People who injure their backs are at an increased risk of developing chronic back pain. This is because a back injury can damage the discs, ligaments, and muscles in the back, leading to long-term pain.
People who are not physically fit are also at an increased risk of developing back pain because they may be more susceptible to injury.
Many of the conditions that can cause back pain are genetic. For example, a person's predisposition to developing osteoporosis results from their genetics. Other examples include sacroiliitis and spondylosis.
Below are the common procedures used to diagnose left-back and above-the-buttocks pain.
These are tests used to measure the electrical activity in muscles and nerves. Electrodiagnostic tests include:
The Nerve Conduction Velocity Test
This test³ measures the speed of electrical signals as they travel through a nerve. This can help determine if there is a problem with the nerve itself.
This test measures the electrical activity of muscles, and it can help determine if there is a problem with the muscle or the nerve controlling the muscle.
Evoked potential tests
This group of tests measures the electrical activity in the brain in response to stimuli. These tests help determine a problem with the nerve transmitting signals from the brain to the spinal cord.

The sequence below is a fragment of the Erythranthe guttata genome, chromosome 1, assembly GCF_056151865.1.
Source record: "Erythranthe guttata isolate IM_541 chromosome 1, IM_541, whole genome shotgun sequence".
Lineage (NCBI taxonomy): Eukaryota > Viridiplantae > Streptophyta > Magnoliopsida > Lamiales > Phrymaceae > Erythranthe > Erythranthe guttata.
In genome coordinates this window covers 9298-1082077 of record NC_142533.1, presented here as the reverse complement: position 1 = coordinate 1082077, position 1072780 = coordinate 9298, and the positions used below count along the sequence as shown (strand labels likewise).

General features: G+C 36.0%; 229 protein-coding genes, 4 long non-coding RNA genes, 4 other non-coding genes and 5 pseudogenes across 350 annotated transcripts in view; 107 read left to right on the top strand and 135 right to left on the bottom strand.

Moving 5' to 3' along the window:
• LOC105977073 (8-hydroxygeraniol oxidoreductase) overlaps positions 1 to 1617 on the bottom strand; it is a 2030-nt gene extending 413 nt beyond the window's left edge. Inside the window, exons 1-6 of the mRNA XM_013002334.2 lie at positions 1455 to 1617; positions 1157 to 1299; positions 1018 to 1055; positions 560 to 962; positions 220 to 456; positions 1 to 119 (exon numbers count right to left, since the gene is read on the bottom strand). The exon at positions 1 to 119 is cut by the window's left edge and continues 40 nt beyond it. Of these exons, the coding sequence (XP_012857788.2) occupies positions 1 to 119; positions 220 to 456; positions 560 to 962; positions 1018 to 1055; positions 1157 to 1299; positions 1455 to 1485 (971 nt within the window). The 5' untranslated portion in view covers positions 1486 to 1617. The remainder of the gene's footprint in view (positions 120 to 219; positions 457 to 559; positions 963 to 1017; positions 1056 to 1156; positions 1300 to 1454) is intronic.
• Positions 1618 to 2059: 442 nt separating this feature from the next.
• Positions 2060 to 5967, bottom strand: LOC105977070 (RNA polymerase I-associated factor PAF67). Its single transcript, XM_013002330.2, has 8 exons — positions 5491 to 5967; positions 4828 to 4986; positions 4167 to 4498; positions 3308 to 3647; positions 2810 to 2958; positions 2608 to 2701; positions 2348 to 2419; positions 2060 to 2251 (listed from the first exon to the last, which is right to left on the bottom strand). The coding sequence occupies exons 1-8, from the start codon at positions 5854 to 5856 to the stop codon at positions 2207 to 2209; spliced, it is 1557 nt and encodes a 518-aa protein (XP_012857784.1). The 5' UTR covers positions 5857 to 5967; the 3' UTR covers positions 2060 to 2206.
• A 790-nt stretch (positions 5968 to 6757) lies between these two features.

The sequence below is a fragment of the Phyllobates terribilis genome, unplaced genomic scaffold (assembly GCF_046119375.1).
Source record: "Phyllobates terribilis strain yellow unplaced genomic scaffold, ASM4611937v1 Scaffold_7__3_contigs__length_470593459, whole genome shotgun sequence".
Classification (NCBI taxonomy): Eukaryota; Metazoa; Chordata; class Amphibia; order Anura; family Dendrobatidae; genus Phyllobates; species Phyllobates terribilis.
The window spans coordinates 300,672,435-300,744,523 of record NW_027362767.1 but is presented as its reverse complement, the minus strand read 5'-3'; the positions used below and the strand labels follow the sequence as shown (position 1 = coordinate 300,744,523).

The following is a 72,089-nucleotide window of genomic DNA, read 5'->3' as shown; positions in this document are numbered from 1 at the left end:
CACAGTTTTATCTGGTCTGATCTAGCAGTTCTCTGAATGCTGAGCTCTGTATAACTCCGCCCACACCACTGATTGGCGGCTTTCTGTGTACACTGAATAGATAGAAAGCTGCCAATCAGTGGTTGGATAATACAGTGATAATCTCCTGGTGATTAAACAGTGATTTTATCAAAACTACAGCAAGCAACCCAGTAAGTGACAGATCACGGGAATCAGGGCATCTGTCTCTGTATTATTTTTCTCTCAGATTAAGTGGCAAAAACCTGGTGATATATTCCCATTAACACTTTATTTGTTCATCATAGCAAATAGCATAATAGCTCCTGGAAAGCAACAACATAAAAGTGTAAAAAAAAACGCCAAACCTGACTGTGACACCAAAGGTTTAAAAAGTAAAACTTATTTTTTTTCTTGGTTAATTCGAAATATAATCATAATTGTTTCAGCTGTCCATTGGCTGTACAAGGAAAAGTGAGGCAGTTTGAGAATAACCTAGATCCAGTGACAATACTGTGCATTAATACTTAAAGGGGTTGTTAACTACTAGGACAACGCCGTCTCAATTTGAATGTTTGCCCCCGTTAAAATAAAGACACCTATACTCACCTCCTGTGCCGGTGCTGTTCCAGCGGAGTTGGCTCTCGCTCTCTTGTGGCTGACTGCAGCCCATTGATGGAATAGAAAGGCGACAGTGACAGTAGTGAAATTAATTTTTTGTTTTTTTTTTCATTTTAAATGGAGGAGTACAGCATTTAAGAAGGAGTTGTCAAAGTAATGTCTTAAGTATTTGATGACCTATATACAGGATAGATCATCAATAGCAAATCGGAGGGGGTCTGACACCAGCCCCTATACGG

X-rays can help determine if the vertebrae are out of alignment or show other bone and tissues injuries.
Computerized Tomography (CT) Scan
A CT scan identifies problems with the back's discs, ligaments, and muscles.
Magnetic Resonance Imaging (MRI)
This test uses a magnetic field and radio waves to create images of the inside of the body. An MRI is used to identify problems with the discs, ligaments, and muscles in the back.
Several tests can be conducted to determine the root cause of left-back and above-the-buttocks pain. They include:
Bone scans help detect bone tumors and fractures.
Spinal tap (lumbar puncture)
A spinal tap is a procedure⁴ used to measure the spinal canal's pressure and test for infection or bleeding.
A blood test can help determine if an infection could be contributing to your back pain.
Also known as a discogram⁵, this test is usually reserved for difficult-to-treat back pain and involves injecting a needle into lumbar discs. The patient then reports whether they feel pain, pressure, or nothing at all.